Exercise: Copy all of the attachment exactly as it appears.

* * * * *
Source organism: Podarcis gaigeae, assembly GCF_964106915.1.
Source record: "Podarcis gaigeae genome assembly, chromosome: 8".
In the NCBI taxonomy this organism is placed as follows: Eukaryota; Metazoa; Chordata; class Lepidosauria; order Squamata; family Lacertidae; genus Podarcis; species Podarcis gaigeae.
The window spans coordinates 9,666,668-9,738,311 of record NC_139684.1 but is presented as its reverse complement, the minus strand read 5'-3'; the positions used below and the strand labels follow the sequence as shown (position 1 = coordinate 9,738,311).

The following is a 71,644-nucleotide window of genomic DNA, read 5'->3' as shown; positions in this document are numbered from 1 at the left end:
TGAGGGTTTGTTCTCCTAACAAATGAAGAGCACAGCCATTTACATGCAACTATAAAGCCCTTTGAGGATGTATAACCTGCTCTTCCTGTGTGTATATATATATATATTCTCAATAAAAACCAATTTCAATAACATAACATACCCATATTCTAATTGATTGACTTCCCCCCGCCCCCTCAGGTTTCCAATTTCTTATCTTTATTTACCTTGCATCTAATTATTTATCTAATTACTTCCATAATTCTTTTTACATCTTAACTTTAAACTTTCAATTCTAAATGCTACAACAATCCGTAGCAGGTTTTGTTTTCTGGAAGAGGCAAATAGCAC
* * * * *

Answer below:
Source organism: Podarcis gaigeae, assembly GCF_964106915.1.
Source record: "Podarcis gaigeae genome assembly, chromosome: 8".
In the NCBI taxonomy this organism is placed as follows: Eukaryota; Metazoa; Chordata; class Lepidosauria; order Squamata; family Lacertidae; genus Podarcis; species Podarcis gaigeae.
The window spans coordinates 9,666,668-9,738,311 of record NC_139684.1 but is presented as its reverse complement, the minus strand read 5'-3'; the positions used below and the strand labels follow the sequence as shown (position 1 = coordinate 9,738,311).

The following is a 71,644-nucleotide window of genomic DNA, read 5'->3' as shown; positions in this document are numbered from 1 at the left end:
TGAGGGTTTGTTCTCCTAACAAATGAAGAGCACAGCCATTTACATGCAACTATAAAGCCCTTTGAGGATGTATAACCTGCTCTTCCTGTGTGTATATATATATATATTCTCAATAAAAACCAATTTCAATAACATAACATACCCATATTCTAATTGATTGACTTCCCCCCGCCCCCTCAGGTTTCCAATTTCTTATCTTTATTTACCTTGCATCTAATTATTTATCTAATTACTTCCATAATTCTTTTTACATCTTAACTTTAAACTTTCAATTCTAAATGCTACAACAATCCGTAGCAGGTTTTGTTTTCTGGAAGAGGCAAATAGCAC